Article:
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A man on a swing

  1. Oct 9, 2012 #1
    1. The problem statement, all variables and given/known data The rope of a swing is 2.9 m long. Calculate the angle from the vertical at which a 77-kg man must begin to swing in order to have the same kinetic energy at the bottom as a 1430-kg car moving at 1.13 m/s (2.53 mi/hr).
    2. Relevant equations
    ke=1/2 m v^2 w=f Δx cosθ



    3. The attempt at a solution i found the ke of the car to be 912.98 J and now iam trying to relate that to the man to find theta but am finding it hard to
     
  2. jcsd
  3. Oct 9, 2012 #2
    With a swing, potential energy is converted to kinetic energy. You want to match the KE of the car to the KE of the man. The man's KE can be related to his PE.
     
  4. Oct 9, 2012 #3
    so ke(912.98)=mgh where h=Lcos(theta) ??
     
  5. Oct 9, 2012 #4
    Setting KE equal to PE is correct. That provides you with the height the man must drop on the swing. But you have an error in your angle calculation.
     
  6. Oct 9, 2012 #5
    iam not sure where i went wrong on that???
     
  7. Oct 9, 2012 #6
    If you draw a picture of the swing at some angle from the vertical you will see where h is in relation to the triangle formed by the vertical, the rope position, and the horizontal line going from the vertical to the man's position. It should then be obvious what you should do to calculate theta.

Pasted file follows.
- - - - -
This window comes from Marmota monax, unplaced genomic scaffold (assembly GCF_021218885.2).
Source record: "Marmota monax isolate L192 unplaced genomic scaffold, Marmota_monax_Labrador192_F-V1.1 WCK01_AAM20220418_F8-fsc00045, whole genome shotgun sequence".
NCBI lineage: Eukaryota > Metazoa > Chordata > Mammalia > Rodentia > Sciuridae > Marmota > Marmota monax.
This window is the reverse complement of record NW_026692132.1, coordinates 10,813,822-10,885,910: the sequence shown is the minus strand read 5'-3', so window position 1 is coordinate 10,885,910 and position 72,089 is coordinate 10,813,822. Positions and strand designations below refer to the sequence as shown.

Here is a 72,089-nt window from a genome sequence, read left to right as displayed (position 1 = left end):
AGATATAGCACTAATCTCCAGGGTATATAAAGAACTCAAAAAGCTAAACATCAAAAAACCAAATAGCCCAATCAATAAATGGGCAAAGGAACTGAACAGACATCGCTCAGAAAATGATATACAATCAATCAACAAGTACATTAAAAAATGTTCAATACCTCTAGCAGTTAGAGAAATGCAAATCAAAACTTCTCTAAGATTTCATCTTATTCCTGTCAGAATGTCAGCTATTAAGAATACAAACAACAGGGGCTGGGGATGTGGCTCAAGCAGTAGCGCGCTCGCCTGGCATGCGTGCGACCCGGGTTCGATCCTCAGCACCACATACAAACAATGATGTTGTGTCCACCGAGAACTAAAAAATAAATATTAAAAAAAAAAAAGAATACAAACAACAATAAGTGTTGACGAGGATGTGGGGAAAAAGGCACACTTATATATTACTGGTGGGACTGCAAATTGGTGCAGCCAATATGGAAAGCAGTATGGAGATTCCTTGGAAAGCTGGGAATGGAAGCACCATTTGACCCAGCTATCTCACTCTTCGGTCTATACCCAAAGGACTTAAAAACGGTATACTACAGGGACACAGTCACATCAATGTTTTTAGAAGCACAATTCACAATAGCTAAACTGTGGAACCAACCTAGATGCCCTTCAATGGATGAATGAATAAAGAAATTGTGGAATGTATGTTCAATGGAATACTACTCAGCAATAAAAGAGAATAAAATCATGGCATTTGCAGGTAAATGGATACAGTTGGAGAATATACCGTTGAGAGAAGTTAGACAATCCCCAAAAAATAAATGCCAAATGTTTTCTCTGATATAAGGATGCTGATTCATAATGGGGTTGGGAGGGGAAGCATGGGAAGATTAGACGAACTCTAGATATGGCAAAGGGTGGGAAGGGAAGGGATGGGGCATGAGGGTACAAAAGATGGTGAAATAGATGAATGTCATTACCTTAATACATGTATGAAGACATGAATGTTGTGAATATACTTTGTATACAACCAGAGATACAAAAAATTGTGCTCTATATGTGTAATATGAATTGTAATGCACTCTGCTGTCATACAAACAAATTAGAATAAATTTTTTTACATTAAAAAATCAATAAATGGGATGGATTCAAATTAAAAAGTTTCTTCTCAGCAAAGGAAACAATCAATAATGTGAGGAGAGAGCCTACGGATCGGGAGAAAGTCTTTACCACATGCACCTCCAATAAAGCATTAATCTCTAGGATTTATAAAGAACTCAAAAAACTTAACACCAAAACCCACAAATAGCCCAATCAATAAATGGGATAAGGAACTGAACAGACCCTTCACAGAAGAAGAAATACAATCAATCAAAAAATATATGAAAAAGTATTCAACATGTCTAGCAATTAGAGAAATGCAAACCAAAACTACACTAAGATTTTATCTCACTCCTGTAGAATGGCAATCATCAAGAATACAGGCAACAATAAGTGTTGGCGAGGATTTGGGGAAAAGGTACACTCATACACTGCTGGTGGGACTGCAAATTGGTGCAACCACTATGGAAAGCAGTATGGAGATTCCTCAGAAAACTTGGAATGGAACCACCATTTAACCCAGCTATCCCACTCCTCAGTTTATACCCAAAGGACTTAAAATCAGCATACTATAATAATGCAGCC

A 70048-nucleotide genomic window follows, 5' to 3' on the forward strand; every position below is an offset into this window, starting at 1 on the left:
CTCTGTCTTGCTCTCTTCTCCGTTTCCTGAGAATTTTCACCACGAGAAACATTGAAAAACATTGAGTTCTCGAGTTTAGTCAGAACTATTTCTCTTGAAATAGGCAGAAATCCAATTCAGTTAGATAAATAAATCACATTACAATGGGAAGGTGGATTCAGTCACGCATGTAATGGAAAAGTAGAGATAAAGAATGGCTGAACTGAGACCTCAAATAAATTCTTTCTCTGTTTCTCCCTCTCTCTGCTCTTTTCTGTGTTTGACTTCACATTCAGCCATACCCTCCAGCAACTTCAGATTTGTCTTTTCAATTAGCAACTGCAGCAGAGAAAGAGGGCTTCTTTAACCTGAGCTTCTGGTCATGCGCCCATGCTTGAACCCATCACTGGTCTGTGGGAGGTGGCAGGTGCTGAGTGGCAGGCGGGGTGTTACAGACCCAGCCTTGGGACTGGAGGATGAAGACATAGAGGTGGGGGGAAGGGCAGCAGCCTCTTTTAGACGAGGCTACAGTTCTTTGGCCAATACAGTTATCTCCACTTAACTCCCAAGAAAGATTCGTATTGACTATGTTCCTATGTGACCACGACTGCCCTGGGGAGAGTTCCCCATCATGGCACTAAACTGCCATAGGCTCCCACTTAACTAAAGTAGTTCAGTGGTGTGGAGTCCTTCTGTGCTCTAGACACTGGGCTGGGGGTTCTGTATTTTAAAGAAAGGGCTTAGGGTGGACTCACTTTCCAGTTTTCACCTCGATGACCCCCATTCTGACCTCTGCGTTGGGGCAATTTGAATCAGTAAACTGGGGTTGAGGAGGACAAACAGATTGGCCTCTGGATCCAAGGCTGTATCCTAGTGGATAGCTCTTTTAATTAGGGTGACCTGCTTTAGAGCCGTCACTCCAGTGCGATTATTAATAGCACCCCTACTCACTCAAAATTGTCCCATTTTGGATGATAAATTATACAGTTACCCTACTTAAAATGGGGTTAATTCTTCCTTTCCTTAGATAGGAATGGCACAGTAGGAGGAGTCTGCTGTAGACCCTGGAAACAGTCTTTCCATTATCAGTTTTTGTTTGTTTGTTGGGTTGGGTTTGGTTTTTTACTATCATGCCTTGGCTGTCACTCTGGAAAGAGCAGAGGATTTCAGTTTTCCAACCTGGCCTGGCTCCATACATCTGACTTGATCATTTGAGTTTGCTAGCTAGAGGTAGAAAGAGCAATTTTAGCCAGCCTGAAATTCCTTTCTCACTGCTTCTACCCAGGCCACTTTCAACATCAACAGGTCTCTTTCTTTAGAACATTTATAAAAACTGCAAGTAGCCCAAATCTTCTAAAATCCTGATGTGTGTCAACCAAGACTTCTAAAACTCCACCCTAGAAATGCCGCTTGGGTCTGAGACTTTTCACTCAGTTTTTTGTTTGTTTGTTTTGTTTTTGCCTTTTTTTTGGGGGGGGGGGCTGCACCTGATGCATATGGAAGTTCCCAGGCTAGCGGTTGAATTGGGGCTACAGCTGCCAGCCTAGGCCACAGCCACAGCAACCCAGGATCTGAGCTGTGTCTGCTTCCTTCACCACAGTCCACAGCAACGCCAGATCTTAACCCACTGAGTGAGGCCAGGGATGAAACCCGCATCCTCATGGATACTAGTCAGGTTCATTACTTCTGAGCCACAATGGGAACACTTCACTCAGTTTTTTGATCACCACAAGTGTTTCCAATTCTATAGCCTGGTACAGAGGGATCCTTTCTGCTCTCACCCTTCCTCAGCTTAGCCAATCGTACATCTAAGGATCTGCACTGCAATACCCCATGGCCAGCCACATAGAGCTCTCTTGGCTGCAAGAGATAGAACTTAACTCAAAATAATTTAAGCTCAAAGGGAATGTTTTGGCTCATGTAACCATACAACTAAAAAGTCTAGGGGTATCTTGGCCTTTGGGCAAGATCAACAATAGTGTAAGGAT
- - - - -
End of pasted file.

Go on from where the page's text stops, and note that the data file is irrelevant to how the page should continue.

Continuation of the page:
8. Oct 9, 2012 #7
    if h is the verticle line and L is the hypotenuse then doesnt that mean thath h=Lcos(theta) i know its wrong and this should be really easy but i dont understand y its not working.....
     
  9. Oct 9, 2012 #8
    h is the distance the man must drop so that his KE equals the KE of the car. h is the vertical line below the triangle where you are to compute the angle. To compute theta, you need the triangle leg which is vertical and lies on the vertical radius.
     
  10. Oct 9, 2012 #9
    The KE match is at to bottom of the arc of the swing.
     
  11. Oct 9, 2012 #10
    ok sorry iam just really confused...so in the triangle h is the bottum and is the length that theman is swining...L is the vertical component or the hypotenuse??
     
  12. Oct 9, 2012 #11
    No. Draw the picture so that the swing is off from the vertical by about 50 degrees - right of vertical. Draw a horizontal line from the swing to the vertical. The h you have computed is the distance from where that line intersects the vertical radius and the bottom of the arc.

    The hypotenuse of the triangle is the radius, 2.9 m. The horizontal leg of it is unknown and is the line you drew from the swing to the vertical radius. The vertical leg of the triangle is the difference between the radius and h.
     
  13. Oct 9, 2012 #12
    ok i think i understand that so the verticle commonent is r-h? so that mean h= r-rcos(theta)??
     
  14. Oct 9, 2012 #13
    That's it. You've got it. Bye....
     
  15. Oct 9, 2012 #14
    ok thanks so much!!!!!
     
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